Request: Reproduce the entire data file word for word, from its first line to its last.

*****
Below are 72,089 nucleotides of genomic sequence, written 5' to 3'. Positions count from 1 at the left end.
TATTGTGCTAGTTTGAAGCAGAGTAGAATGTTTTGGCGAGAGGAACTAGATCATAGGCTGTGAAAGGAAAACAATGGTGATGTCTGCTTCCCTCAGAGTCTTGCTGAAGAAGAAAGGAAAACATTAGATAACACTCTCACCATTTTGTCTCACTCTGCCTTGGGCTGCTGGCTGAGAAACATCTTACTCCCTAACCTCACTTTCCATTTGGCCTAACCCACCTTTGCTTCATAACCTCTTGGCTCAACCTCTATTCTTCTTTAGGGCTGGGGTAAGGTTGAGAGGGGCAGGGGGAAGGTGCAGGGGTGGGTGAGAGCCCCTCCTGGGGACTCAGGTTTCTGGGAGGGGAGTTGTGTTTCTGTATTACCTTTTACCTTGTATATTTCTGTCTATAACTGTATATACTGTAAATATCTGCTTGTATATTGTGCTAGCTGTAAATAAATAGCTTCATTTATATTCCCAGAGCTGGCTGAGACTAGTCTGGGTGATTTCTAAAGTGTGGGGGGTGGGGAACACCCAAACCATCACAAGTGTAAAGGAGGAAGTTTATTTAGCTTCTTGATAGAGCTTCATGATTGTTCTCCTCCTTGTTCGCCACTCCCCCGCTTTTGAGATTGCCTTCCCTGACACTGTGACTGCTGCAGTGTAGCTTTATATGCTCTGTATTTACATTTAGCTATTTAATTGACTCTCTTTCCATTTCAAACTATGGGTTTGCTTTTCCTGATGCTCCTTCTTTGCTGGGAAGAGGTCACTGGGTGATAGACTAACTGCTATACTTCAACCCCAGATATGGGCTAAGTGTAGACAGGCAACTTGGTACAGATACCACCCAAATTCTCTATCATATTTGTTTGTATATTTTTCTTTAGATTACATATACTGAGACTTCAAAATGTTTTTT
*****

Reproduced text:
Below are 72,089 nucleotides of genomic sequence, written 5' to 3'. Positions count from 1 at the left end.
TATTGTGCTAGTTTGAAGCAGAGTAGAATGTTTTGGCGAGAGGAACTAGATCATAGGCTGTGAAAGGAAAACAATGGTGATGTCTGCTTCCCTCAGAGTCTTGCTGAAGAAGAAAGGAAAACATTAGATAACACTCTCACCATTTTGTCTCACTCTGCCTTGGGCTGCTGGCTGAGAAACATCTTACTCCCTAACCTCACTTTCCATTTGGCCTAACCCACCTTTGCTTCATAACCTCTTGGCTCAACCTCTATTCTTCTTTAGGGCTGGGGTAAGGTTGAGAGGGGCAGGGGGAAGGTGCAGGGGTGGGTGAGAGCCCCTCCTGGGGACTCAGGTTTCTGGGAGGGGAGTTGTGTTTCTGTATTACCTTTTACCTTGTATATTTCTGTCTATAACTGTATATACTGTAAATATCTGCTTGTATATTGTGCTAGCTGTAAATAAATAGCTTCATTTATATTCCCAGAGCTGGCTGAGACTAGTCTGGGTGATTTCTAAAGTGTGGGGGGTGGGGAACACCCAAACCATCACAAGTGTAAAGGAGGAAGTTTATTTAGCTTCTTGATAGAGCTTCATGATTGTTCTCCTCCTTGTTCGCCACTCCCCCGCTTTTGAGATTGCCTTCCCTGACACTGTGACTGCTGCAGTGTAGCTTTATATGCTCTGTATTTACATTTAGCTATTTAATTGACTCTCTTTCCATTTCAAACTATGGGTTTGCTTTTCCTGATGCTCCTTCTTTGCTGGGAAGAGGTCACTGGGTGATAGACTAACTGCTATACTTCAACCCCAGATATGGGCTAAGTGTAGACAGGCAACTTGGTACAGATACCACCCAAATTCTCTATCATATTTGTTTGTATATTTTTCTTTAGATTACATATACTGAGACTTCAAAATGTTTTTT